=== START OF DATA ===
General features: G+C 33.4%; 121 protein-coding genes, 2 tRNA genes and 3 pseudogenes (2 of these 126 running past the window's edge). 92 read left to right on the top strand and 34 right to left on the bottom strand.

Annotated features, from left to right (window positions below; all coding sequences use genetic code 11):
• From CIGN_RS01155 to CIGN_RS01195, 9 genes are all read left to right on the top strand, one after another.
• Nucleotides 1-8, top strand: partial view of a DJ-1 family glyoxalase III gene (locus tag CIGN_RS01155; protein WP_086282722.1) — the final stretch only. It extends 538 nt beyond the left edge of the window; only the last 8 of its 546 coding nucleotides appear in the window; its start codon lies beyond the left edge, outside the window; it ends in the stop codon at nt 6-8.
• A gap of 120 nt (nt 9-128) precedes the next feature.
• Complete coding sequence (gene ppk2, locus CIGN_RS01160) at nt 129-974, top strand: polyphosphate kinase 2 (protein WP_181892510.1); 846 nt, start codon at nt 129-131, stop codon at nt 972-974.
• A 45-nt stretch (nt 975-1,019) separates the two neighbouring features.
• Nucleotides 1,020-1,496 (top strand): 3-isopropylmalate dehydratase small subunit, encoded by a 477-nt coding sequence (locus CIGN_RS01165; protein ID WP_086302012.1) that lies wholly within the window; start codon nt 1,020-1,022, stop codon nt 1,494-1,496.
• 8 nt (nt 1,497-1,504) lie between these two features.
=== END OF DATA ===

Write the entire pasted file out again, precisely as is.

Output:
General features: G+C 33.4%; 121 protein-coding genes, 2 tRNA genes and 3 pseudogenes (2 of these 126 running past the window's edge). 92 read left to right on the top strand and 34 right to left on the bottom strand.

Annotated features, from left to right (window positions below; all coding sequences use genetic code 11):
• From CIGN_RS01155 to CIGN_RS01195, 9 genes are all read left to right on the top strand, one after another.
• Nucleotides 1-8, top strand: partial view of a DJ-1 family glyoxalase III gene (locus tag CIGN_RS01155; protein WP_086282722.1) — the final stretch only. It extends 538 nt beyond the left edge of the window; only the last 8 of its 546 coding nucleotides appear in the window; its start codon lies beyond the left edge, outside the window; it ends in the stop codon at nt 6-8.
• A gap of 120 nt (nt 9-128) precedes the next feature.
• Complete coding sequence (gene ppk2, locus CIGN_RS01160) at nt 129-974, top strand: polyphosphate kinase 2 (protein WP_181892510.1); 846 nt, start codon at nt 129-131, stop codon at nt 972-974.
• A 45-nt stretch (nt 975-1,019) separates the two neighbouring features.
• Nucleotides 1,020-1,496 (top strand): 3-isopropylmalate dehydratase small subunit, encoded by a 477-nt coding sequence (locus CIGN_RS01165; protein ID WP_086302012.1) that lies wholly within the window; start codon nt 1,020-1,022, stop codon nt 1,494-1,496.
• 8 nt (nt 1,497-1,504) lie between these two features.